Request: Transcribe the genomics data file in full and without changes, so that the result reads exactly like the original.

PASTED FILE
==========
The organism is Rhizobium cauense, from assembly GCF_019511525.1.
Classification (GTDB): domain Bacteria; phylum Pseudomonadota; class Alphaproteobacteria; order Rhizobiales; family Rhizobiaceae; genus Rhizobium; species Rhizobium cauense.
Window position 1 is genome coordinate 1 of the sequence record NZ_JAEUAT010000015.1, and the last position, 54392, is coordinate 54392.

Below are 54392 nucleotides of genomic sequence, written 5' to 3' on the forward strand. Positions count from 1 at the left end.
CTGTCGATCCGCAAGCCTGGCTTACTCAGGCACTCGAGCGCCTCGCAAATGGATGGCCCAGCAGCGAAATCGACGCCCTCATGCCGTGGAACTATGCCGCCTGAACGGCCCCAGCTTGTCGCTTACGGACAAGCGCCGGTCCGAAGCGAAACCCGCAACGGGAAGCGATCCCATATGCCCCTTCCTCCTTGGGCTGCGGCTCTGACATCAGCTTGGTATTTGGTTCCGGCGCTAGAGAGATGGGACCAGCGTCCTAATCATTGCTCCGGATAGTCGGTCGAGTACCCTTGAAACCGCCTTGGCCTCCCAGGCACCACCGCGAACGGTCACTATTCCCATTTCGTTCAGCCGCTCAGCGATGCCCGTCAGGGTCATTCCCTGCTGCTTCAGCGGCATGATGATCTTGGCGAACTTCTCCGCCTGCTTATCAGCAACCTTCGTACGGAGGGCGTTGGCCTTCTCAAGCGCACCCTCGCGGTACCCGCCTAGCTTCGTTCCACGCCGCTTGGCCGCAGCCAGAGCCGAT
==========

The organism is Rhizobium cauense, from assembly GCF_019511525.1.
Classification (GTDB): domain Bacteria; phylum Pseudomonadota; class Alphaproteobacteria; order Rhizobiales; family Rhizobiaceae; genus Rhizobium; species Rhizobium cauense.
Window position 1 is genome coordinate 1 of the sequence record NZ_JAEUAT010000015.1, and the last position, 54392, is coordinate 54392.

Below are 54392 nucleotides of genomic sequence, written 5' to 3' on the forward strand. Positions count from 1 at the left end.
CTGTCGATCCGCAAGCCTGGCTTACTCAGGCACTCGAGCGCCTCGCAAATGGATGGCCCAGCAGCGAAATCGACGCCCTCATGCCGTGGAACTATGCCGCCTGAACGGCCCCAGCTTGTCGCTTACGGACAAGCGCCGGTCCGAAGCGAAACCCGCAACGGGAAGCGATCCCATATGCCCCTTCCTCCTTGGGCTGCGGCTCTGACATCAGCTTGGTATTTGGTTCCGGCGCTAGAGAGATGGGACCAGCGTCCTAATCATTGCTCCGGATAGTCGGTCGAGTACCCTTGAAACCGCCTTGGCCTCCCAGGCACCACCGCGAACGGTCACTATTCCCATTTCGTTCAGCCGCTCAGCGATGCCCGTCAGGGTCATTCCCTGCTGCTTCAGCGGCATGATGATCTTGGCGAACTTCTCCGCCTGCTTATCAGCAACCTTCGTACGGAGGGCGTTGGCCTTCTCAAGCGCACCCTCGCGGTACCCGCCTAGCTTCGTTCCACGCCGCTTGGCCGCAGCCAGAGCCGAT